Friday, September 25, 2009


Dear Friends,

I have decided to include some information/facts about the Samaria Gorge as a follow-up to the previous post about my hike through the Samaria Gorge:

In order to avoid the logistics of planning and executing the transportation connections, possible lodging, acquiring ferry tickets, etc., I took the American way out – I booked my Samaria Gorge excursion through a local travel agency in Amoudara. The cost of the tour (including bus transportation and a guide) was 41 Euros ($60.55), the ferry fare was 7.50 Euros ($11.08), the entrance fee to the gorge was 5 Euros ($7.38), and a broken toe - PRICELESS in any currency!!! So, excluding the costs of a sandwich prior to entering the gorge, refreshments at the end of the gorge, and a broken toe, the total cost, based on today’s exchange rate was $79.01. Remember, this was for a full day, beginning shortly after 6 A.M. and ending at just after 10 P.M.

The hike through the Samaria Gorge is said to be the most hiked trail in all of Greece. The second most hiked trail is the Mount Olympus path, home of the Greek gods, located on the Greek mainland. The name of the Samaria Gorge is most likely from the ancient, probably Minoan, word Samarah, meaning "torrent", but the usual explanation offered is that it is from the Church of St. Mary the Egyptian, located near the village of Samaria. I have been told the correct pronunciation for “Samaria” is: sa-mar-ya' ; NOT: sa-mar-ee'-a ; and NOT: sa-mar'ee-a.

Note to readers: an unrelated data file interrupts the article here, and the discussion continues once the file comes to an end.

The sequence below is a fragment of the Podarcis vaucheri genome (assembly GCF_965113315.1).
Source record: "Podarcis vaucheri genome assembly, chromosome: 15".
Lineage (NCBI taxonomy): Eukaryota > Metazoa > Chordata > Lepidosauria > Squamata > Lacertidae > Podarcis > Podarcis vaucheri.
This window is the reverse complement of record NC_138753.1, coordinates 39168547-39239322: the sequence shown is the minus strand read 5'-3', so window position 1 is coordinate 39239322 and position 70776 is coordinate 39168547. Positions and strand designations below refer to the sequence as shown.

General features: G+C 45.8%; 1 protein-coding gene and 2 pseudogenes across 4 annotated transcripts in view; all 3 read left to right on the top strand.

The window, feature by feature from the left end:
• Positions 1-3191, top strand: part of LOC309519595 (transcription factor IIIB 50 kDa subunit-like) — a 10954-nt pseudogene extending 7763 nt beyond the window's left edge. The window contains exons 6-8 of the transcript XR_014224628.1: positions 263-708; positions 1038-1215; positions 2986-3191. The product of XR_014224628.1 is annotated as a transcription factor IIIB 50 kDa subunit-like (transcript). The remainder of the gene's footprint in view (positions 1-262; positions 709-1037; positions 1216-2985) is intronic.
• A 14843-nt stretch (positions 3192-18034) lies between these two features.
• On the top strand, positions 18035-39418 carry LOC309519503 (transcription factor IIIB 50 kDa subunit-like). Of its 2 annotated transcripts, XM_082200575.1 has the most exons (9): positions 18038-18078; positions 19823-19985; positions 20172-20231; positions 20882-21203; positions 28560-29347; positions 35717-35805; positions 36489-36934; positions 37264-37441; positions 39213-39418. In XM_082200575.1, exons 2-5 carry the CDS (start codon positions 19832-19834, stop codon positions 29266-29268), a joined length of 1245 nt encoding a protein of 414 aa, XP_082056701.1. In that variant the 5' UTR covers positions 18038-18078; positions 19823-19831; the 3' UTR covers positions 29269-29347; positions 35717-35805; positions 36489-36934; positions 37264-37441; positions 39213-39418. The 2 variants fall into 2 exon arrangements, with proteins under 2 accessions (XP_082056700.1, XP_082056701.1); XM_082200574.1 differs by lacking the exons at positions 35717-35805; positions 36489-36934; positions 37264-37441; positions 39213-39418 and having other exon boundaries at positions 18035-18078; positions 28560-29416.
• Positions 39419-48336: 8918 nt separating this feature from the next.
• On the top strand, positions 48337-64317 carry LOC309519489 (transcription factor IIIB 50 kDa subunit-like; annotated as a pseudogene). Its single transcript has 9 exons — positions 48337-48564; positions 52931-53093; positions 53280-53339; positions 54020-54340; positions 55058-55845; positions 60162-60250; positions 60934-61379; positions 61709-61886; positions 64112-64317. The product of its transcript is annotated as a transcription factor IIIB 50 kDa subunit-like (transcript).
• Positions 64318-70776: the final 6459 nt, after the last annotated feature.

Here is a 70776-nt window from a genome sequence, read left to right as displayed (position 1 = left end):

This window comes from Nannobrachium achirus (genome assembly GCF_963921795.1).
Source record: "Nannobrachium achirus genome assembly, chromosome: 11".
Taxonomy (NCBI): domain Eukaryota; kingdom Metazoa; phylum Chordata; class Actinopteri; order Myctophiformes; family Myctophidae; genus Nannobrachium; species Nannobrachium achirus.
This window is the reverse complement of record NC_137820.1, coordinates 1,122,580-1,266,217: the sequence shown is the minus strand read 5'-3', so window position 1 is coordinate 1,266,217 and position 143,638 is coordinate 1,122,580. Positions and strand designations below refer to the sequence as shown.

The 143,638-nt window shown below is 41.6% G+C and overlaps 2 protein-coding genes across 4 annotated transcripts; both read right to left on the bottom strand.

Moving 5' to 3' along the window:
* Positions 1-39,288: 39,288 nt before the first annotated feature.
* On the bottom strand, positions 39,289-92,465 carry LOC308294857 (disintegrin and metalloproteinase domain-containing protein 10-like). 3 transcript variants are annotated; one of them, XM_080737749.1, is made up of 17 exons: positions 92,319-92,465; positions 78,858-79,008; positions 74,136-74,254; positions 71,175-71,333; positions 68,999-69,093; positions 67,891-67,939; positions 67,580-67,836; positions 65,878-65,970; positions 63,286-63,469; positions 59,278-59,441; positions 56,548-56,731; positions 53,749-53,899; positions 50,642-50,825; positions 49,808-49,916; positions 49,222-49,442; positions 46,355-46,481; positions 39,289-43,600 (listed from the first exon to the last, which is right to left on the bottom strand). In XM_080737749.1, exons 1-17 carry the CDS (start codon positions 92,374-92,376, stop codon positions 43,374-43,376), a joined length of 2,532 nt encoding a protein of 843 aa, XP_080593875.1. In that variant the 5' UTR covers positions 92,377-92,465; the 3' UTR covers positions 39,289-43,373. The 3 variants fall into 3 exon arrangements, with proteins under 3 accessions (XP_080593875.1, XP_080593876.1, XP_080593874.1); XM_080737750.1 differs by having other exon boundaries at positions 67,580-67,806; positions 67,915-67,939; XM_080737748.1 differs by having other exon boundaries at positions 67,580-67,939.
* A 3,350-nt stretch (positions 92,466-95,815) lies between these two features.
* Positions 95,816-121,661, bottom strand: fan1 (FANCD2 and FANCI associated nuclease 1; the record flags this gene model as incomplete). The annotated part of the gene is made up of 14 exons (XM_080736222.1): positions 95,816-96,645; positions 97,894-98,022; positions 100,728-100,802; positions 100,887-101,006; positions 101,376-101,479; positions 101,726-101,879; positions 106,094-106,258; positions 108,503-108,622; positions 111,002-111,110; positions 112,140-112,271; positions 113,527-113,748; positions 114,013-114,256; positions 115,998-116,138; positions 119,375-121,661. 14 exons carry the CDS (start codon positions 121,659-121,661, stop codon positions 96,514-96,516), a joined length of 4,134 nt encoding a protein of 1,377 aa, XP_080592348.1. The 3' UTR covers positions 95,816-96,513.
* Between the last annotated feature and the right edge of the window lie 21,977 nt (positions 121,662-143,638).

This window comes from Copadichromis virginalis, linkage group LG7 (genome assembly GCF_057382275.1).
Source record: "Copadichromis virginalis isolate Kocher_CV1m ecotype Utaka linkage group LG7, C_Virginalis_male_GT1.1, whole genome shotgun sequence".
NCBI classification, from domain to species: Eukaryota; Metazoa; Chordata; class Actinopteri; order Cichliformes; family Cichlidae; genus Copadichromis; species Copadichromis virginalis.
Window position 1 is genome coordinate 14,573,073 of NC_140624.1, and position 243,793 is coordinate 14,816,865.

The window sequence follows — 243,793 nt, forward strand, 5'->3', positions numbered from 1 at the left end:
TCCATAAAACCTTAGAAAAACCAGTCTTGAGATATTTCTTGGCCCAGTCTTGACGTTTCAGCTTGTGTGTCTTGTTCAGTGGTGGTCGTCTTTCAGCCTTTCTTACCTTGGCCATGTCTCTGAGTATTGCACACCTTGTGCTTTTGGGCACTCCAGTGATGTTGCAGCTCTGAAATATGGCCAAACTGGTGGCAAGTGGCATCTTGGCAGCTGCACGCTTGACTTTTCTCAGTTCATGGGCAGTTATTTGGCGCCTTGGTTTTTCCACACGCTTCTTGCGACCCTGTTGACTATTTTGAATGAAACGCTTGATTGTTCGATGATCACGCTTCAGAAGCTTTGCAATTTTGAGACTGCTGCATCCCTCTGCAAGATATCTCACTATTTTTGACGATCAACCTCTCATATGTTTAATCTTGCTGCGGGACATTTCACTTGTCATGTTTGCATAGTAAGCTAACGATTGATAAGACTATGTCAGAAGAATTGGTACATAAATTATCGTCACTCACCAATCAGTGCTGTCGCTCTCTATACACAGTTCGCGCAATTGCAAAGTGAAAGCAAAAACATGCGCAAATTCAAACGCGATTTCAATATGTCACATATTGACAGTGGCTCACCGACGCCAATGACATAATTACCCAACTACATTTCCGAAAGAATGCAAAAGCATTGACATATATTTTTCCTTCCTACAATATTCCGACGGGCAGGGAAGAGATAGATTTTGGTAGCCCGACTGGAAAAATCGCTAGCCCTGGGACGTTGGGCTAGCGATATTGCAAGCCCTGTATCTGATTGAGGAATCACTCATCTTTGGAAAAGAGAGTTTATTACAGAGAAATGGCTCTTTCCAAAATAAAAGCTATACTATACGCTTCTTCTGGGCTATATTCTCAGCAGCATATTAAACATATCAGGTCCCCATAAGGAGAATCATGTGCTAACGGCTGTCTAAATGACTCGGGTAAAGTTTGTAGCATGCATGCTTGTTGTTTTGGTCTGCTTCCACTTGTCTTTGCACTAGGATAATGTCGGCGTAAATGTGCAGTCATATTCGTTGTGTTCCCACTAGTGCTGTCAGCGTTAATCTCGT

Many have claimed the Samaria Gorge is the longest gorge in all of Europe, with a distance of 18 kilometers; others claim the distance is 16 kilometers. Our guide told us the distance is 17 kilometers. Some say the actual length of the gorge itself is 14 kilometers, but with an additional 3 kilometer walk to the village of Agia Roumeli at the end of the gorge, makes the actual hike a total distance of 17 kilometers. Whether it is actually the longest gorge in all of Europe is questionable; there is one gorge in southern France that is reputedly 20 kilometers long. When I was stationed on Crete in the late 60’s and early 70’s, I recall having been told the Samaria Gorge was the DEEPEST gorge in all of Europe, dropping to a depth of 600 feet below sea level. I have searched on the internet to either verify or dismiss this claim, but I can find neither. Perhaps one of you might be better able to uncover the truth regarding this assertion.